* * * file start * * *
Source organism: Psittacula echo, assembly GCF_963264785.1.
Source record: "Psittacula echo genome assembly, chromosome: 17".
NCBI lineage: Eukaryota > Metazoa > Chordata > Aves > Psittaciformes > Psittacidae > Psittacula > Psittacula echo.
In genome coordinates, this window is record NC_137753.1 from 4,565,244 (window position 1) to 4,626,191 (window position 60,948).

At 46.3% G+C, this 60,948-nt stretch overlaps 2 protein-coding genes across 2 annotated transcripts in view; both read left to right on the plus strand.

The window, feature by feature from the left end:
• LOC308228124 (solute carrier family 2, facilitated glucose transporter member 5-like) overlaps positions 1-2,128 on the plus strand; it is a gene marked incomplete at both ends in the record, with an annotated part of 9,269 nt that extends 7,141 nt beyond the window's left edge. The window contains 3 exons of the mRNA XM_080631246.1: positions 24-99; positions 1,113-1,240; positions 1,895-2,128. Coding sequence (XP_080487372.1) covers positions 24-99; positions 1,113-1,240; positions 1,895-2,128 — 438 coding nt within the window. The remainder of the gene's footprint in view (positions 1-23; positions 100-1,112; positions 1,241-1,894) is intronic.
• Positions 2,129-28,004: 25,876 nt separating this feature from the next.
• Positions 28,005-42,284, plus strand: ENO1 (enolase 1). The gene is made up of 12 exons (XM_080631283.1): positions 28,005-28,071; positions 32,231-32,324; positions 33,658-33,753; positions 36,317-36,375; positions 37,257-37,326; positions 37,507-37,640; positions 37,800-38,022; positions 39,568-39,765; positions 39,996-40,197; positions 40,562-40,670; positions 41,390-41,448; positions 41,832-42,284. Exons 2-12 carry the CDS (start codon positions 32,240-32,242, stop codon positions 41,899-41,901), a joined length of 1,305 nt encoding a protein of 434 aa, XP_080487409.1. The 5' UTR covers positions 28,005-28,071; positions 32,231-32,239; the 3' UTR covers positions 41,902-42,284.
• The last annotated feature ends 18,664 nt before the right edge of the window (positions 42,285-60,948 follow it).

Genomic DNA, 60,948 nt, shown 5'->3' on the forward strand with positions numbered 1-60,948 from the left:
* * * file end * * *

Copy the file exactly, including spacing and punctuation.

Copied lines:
Source organism: Psittacula echo, assembly GCF_963264785.1.
Source record: "Psittacula echo genome assembly, chromosome: 17".
NCBI lineage: Eukaryota > Metazoa > Chordata > Aves > Psittaciformes > Psittacidae > Psittacula > Psittacula echo.
In genome coordinates, this window is record NC_137753.1 from 4,565,244 (window position 1) to 4,626,191 (window position 60,948).

At 46.3% G+C, this 60,948-nt stretch overlaps 2 protein-coding genes across 2 annotated transcripts in view; both read left to right on the plus strand.

The window, feature by feature from the left end:
• LOC308228124 (solute carrier family 2, facilitated glucose transporter member 5-like) overlaps positions 1-2,128 on the plus strand; it is a gene marked incomplete at both ends in the record, with an annotated part of 9,269 nt that extends 7,141 nt beyond the window's left edge. The window contains 3 exons of the mRNA XM_080631246.1: positions 24-99; positions 1,113-1,240; positions 1,895-2,128. Coding sequence (XP_080487372.1) covers positions 24-99; positions 1,113-1,240; positions 1,895-2,128 — 438 coding nt within the window. The remainder of the gene's footprint in view (positions 1-23; positions 100-1,112; positions 1,241-1,894) is intronic.
• Positions 2,129-28,004: 25,876 nt separating this feature from the next.
• Positions 28,005-42,284, plus strand: ENO1 (enolase 1). The gene is made up of 12 exons (XM_080631283.1): positions 28,005-28,071; positions 32,231-32,324; positions 33,658-33,753; positions 36,317-36,375; positions 37,257-37,326; positions 37,507-37,640; positions 37,800-38,022; positions 39,568-39,765; positions 39,996-40,197; positions 40,562-40,670; positions 41,390-41,448; positions 41,832-42,284. Exons 2-12 carry the CDS (start codon positions 32,240-32,242, stop codon positions 41,899-41,901), a joined length of 1,305 nt encoding a protein of 434 aa, XP_080487409.1. The 5' UTR covers positions 28,005-28,071; positions 32,231-32,239; the 3' UTR covers positions 41,902-42,284.
• The last annotated feature ends 18,664 nt before the right edge of the window (positions 42,285-60,948 follow it).

Genomic DNA, 60,948 nt, shown 5'->3' on the forward strand with positions numbered 1-60,948 from the left: